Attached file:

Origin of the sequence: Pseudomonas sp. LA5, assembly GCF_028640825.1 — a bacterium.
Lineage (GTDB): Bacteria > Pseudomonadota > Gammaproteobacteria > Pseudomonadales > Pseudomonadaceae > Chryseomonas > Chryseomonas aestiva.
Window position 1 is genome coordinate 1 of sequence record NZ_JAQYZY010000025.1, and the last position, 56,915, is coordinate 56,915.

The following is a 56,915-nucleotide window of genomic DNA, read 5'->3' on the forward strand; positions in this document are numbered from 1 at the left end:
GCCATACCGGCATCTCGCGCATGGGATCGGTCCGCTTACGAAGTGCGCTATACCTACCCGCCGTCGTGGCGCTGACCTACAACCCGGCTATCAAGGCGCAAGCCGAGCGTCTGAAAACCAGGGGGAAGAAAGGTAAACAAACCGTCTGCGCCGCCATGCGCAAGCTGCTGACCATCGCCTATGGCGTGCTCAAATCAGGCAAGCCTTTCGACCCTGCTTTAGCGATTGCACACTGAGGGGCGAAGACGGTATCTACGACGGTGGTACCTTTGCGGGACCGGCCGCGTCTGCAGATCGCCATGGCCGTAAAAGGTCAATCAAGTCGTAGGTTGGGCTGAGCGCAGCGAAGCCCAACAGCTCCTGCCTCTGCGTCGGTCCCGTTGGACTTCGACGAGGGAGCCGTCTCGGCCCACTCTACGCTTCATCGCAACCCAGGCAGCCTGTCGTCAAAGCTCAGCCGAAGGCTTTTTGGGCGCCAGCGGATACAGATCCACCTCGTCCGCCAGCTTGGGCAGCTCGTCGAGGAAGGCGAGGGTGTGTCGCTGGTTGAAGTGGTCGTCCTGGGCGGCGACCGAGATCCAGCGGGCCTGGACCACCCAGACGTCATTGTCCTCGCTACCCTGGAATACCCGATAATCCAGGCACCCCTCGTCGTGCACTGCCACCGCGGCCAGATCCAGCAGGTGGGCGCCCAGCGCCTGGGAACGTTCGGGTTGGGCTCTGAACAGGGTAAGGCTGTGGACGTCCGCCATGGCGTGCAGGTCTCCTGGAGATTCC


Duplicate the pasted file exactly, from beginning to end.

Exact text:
Origin of the sequence: Pseudomonas sp. LA5, assembly GCF_028640825.1 — a bacterium.
Lineage (GTDB): Bacteria > Pseudomonadota > Gammaproteobacteria > Pseudomonadales > Pseudomonadaceae > Chryseomonas > Chryseomonas aestiva.
Window position 1 is genome coordinate 1 of sequence record NZ_JAQYZY010000025.1, and the last position, 56,915, is coordinate 56,915.

The following is a 56,915-nucleotide window of genomic DNA, read 5'->3' on the forward strand; positions in this document are numbered from 1 at the left end:
GCCATACCGGCATCTCGCGCATGGGATCGGTCCGCTTACGAAGTGCGCTATACCTACCCGCCGTCGTGGCGCTGACCTACAACCCGGCTATCAAGGCGCAAGCCGAGCGTCTGAAAACCAGGGGGAAGAAAGGTAAACAAACCGTCTGCGCCGCCATGCGCAAGCTGCTGACCATCGCCTATGGCGTGCTCAAATCAGGCAAGCCTTTCGACCCTGCTTTAGCGATTGCACACTGAGGGGCGAAGACGGTATCTACGACGGTGGTACCTTTGCGGGACCGGCCGCGTCTGCAGATCGCCATGGCCGTAAAAGGTCAATCAAGTCGTAGGTTGGGCTGAGCGCAGCGAAGCCCAACAGCTCCTGCCTCTGCGTCGGTCCCGTTGGACTTCGACGAGGGAGCCGTCTCGGCCCACTCTACGCTTCATCGCAACCCAGGCAGCCTGTCGTCAAAGCTCAGCCGAAGGCTTTTTGGGCGCCAGCGGATACAGATCCACCTCGTCCGCCAGCTTGGGCAGCTCGTCGAGGAAGGCGAGGGTGTGTCGCTGGTTGAAGTGGTCGTCCTGGGCGGCGACCGAGATCCAGCGGGCCTGGACCACCCAGACGTCATTGTCCTCGCTACCCTGGAATACCCGATAATCCAGGCACCCCTCGTCGTGCACTGCCACCGCGGCCAGATCCAGCAGGTGGGCGCCCAGCGCCTGGGAACGTTCGGGTTGGGCTCTGAACAGGGTAAGGCTGTGGACGTCCGCCATGGCGTGCAGGTCTCCTGGAGATTCC